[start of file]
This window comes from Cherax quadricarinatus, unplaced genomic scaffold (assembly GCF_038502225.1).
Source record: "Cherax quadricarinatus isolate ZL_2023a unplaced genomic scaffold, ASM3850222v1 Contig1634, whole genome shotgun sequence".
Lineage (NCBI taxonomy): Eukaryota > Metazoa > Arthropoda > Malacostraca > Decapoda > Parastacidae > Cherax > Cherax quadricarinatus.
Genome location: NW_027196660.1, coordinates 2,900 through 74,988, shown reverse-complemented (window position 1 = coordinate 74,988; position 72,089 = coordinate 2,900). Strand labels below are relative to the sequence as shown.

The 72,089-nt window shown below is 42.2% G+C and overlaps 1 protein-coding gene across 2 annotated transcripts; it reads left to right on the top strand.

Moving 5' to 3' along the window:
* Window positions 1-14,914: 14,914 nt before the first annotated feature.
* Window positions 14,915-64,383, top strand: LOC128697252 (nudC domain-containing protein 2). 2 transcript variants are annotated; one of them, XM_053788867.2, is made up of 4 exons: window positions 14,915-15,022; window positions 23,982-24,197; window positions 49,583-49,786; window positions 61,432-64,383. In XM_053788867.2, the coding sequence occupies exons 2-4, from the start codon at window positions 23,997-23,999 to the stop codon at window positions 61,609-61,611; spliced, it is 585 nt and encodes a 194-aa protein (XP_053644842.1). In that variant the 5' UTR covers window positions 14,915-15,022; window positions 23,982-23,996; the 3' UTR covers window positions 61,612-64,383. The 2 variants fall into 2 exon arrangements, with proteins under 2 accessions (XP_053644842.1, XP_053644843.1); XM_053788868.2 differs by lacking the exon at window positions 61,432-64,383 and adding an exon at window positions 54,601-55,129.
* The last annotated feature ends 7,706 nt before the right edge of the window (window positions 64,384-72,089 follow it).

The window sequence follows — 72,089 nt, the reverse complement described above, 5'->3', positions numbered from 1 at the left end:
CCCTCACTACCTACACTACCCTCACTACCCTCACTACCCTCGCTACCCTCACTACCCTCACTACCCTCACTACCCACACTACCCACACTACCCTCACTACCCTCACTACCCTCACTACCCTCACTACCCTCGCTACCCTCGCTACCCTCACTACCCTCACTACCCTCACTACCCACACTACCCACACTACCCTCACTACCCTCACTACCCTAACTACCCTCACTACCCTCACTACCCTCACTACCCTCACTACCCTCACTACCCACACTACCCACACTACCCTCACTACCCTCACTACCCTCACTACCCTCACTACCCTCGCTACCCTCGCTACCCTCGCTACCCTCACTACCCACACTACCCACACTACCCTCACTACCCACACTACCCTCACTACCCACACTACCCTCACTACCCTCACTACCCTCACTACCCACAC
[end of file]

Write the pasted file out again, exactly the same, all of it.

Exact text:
This window comes from Cherax quadricarinatus, unplaced genomic scaffold (assembly GCF_038502225.1).
Source record: "Cherax quadricarinatus isolate ZL_2023a unplaced genomic scaffold, ASM3850222v1 Contig1634, whole genome shotgun sequence".
Lineage (NCBI taxonomy): Eukaryota > Metazoa > Arthropoda > Malacostraca > Decapoda > Parastacidae > Cherax > Cherax quadricarinatus.
Genome location: NW_027196660.1, coordinates 2,900 through 74,988, shown reverse-complemented (window position 1 = coordinate 74,988; position 72,089 = coordinate 2,900). Strand labels below are relative to the sequence as shown.

The 72,089-nt window shown below is 42.2% G+C and overlaps 1 protein-coding gene across 2 annotated transcripts; it reads left to right on the top strand.

Moving 5' to 3' along the window:
* Window positions 1-14,914: 14,914 nt before the first annotated feature.
* Window positions 14,915-64,383, top strand: LOC128697252 (nudC domain-containing protein 2). 2 transcript variants are annotated; one of them, XM_053788867.2, is made up of 4 exons: window positions 14,915-15,022; window positions 23,982-24,197; window positions 49,583-49,786; window positions 61,432-64,383. In XM_053788867.2, the coding sequence occupies exons 2-4, from the start codon at window positions 23,997-23,999 to the stop codon at window positions 61,609-61,611; spliced, it is 585 nt and encodes a 194-aa protein (XP_053644842.1). In that variant the 5' UTR covers window positions 14,915-15,022; window positions 23,982-23,996; the 3' UTR covers window positions 61,612-64,383. The 2 variants fall into 2 exon arrangements, with proteins under 2 accessions (XP_053644842.1, XP_053644843.1); XM_053788868.2 differs by lacking the exon at window positions 61,432-64,383 and adding an exon at window positions 54,601-55,129.
* The last annotated feature ends 7,706 nt before the right edge of the window (window positions 64,384-72,089 follow it).

The window sequence follows — 72,089 nt, the reverse complement described above, 5'->3', positions numbered from 1 at the left end:
CCCTCACTACCTACACTACCCTCACTACCCTCACTACCCTCGCTACCCTCACTACCCTCACTACCCTCACTACCCACACTACCCACACTACCCTCACTACCCTCACTACCCTCACTACCCTCACTACCCTCGCTACCCTCGCTACCCTCACTACCCTCACTACCCTCACTACCCACACTACCCACACTACCCTCACTACCCTCACTACCCTAACTACCCTCACTACCCTCACTACCCTCACTACCCTCACTACCCTCACTACCCACACTACCCACACTACCCTCACTACCCTCACTACCCTCACTACCCTCACTACCCTCGCTACCCTCGCTACCCTCGCTACCCTCACTACCCACACTACCCACACTACCCTCACTACCCACACTACCCTCACTACCCACACTACCCTCACTACCCTCACTACCCTCACTACCCACAC